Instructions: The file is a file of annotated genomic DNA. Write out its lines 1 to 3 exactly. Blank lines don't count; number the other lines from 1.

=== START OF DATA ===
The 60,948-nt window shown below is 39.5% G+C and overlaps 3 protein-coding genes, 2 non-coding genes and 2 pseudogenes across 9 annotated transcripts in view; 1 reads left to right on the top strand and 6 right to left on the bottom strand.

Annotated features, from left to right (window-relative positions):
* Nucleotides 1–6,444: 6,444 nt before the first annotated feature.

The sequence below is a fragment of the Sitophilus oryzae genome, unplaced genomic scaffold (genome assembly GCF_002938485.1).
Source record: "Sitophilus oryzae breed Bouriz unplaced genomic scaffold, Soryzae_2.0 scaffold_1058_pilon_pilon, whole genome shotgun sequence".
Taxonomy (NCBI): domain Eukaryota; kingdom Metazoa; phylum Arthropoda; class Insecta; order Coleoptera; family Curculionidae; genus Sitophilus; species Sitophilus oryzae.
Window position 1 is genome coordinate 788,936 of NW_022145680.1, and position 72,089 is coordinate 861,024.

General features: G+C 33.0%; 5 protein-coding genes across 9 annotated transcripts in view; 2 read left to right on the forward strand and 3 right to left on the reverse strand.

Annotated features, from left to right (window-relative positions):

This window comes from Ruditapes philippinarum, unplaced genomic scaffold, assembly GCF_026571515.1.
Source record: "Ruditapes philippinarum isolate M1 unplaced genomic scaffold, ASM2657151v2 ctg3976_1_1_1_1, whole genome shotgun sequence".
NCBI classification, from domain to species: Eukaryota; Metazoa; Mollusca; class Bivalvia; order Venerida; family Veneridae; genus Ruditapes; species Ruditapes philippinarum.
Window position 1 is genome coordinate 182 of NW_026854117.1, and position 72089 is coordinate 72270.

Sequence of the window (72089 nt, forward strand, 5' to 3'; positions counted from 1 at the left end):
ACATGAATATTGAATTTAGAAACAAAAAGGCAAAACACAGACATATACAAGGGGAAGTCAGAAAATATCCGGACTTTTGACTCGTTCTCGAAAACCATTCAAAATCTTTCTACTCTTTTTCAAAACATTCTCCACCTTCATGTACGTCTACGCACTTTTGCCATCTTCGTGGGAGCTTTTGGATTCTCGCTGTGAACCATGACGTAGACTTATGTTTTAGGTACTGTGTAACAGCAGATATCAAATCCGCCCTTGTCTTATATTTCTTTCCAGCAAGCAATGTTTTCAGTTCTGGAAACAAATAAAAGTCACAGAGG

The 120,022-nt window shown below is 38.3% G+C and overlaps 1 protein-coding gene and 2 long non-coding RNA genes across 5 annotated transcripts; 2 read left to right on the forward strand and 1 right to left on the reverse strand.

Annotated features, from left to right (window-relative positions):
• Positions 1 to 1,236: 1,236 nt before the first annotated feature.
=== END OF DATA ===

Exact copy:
The 60,948-nt window shown below is 39.5% G+C and overlaps 3 protein-coding genes, 2 non-coding genes and 2 pseudogenes across 9 annotated transcripts in view; 1 reads left to right on the top strand and 6 right to left on the bottom strand.

Annotated features, from left to right (window-relative positions):
* Nucleotides 1–6,444: 6,444 nt before the first annotated feature.